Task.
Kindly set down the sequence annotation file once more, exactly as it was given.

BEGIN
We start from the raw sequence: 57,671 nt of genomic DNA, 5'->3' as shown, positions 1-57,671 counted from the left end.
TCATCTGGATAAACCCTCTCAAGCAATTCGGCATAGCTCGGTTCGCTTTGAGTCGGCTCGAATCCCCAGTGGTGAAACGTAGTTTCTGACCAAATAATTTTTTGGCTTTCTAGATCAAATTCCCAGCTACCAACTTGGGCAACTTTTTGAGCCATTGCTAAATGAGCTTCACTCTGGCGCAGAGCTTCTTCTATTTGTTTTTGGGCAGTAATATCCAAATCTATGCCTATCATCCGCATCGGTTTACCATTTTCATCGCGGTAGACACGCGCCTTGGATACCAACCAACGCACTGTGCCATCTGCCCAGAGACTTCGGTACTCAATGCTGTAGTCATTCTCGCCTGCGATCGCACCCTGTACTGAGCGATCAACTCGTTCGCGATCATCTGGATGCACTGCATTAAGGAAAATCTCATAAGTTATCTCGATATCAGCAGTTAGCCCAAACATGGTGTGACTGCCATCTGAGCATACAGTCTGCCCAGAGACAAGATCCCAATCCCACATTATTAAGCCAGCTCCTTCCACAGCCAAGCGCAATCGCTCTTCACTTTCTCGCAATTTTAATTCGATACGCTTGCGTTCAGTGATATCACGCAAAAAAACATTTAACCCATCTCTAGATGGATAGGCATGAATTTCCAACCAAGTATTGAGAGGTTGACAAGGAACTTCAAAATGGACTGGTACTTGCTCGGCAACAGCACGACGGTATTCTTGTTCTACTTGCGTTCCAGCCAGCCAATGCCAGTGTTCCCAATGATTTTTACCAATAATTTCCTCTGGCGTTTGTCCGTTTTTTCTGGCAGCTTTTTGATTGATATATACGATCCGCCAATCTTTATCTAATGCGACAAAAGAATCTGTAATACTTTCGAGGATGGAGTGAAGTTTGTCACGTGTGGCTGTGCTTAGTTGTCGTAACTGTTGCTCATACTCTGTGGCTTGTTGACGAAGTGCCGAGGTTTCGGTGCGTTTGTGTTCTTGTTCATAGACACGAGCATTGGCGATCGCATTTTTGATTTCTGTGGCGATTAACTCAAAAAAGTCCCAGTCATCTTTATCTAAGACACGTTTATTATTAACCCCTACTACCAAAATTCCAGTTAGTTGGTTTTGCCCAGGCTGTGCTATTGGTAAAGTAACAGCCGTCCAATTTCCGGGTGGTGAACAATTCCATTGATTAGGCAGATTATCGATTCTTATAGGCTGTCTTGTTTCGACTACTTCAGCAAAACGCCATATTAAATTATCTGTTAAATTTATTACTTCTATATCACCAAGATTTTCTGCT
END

We start from the raw sequence: 57,671 nt of genomic DNA, 5'->3' as shown, positions 1-57,671 counted from the left end.
TCATCTGGATAAACCCTCTCAAGCAATTCGGCATAGCTCGGTTCGCTTTGAGTCGGCTCGAATCCCCAGTGGTGAAACGTAGTTTCTGACCAAATAATTTTTTGGCTTTCTAGATCAAATTCCCAGCTACCAACTTGGGCAACTTTTTGAGCCATTGCTAAATGAGCTTCACTCTGGCGCAGAGCTTCTTCTATTTGTTTTTGGGCAGTAATATCCAAATCTATGCCTATCATCCGCATCGGTTTACCATTTTCATCGCGGTAGACACGCGCCTTGGATACCAACCAACGCACTGTGCCATCTGCCCAGAGACTTCGGTACTCAATGCTGTAGTCATTCTCGCCTGCGATCGCACCCTGTACTGAGCGATCAACTCGTTCGCGATCATCTGGATGCACTGCATTAAGGAAAATCTCATAAGTTATCTCGATATCAGCAGTTAGCCCAAACATGGTGTGACTGCCATCTGAGCATACAGTCTGCCCAGAGACAAGATCCCAATCCCACATTATTAAGCCAGCTCCTTCCACAGCCAAGCGCAATCGCTCTTCACTTTCTCGCAATTTTAATTCGATACGCTTGCGTTCAGTGATATCACGCAAAAAAACATTTAACCCATCTCTAGATGGATAGGCATGAATTTCCAACCAAGTATTGAGAGGTTGACAAGGAACTTCAAAATGGACTGGTACTTGCTCGGCAACAGCACGACGGTATTCTTGTTCTACTTGCGTTCCAGCCAGCCAATGCCAGTGTTCCCAATGATTTTTACCAATAATTTCCTCTGGCGTTTGTCCGTTTTTTCTGGCAGCTTTTTGATTGATATATACGATCCGCCAATCTTTATCTAATGCGACAAAAGAATCTGTAATACTTTCGAGGATGGAGTGAAGTTTGTCACGTGTGGCTGTGCTTAGTTGTCGTAACTGTTGCTCATACTCTGTGGCTTGTTGACGAAGTGCCGAGGTTTCGGTGCGTTTGTGTTCTTGTTCATAGACACGAGCATTGGCGATCGCATTTTTGATTTCTGTGGCGATTAACTCAAAAAAGTCCCAGTCATCTTTATCTAAGACACGTTTATTATTAACCCCTACTACCAAAATTCCAGTTAGTTGGTTTTGCCCAGGCTGTGCTATTGGTAAAGTAACAGCCGTCCAATTTCCGGGTGGTGAACAATTCCATTGATTAGGCAGATTATCGATTCTTATAGGCTGTCTTGTTTCGACTACTTCAGCAAAACGCCATATTAAATTATCTGTTAAATTTATTACTTCTATATCACCAAGATTTTCTGCT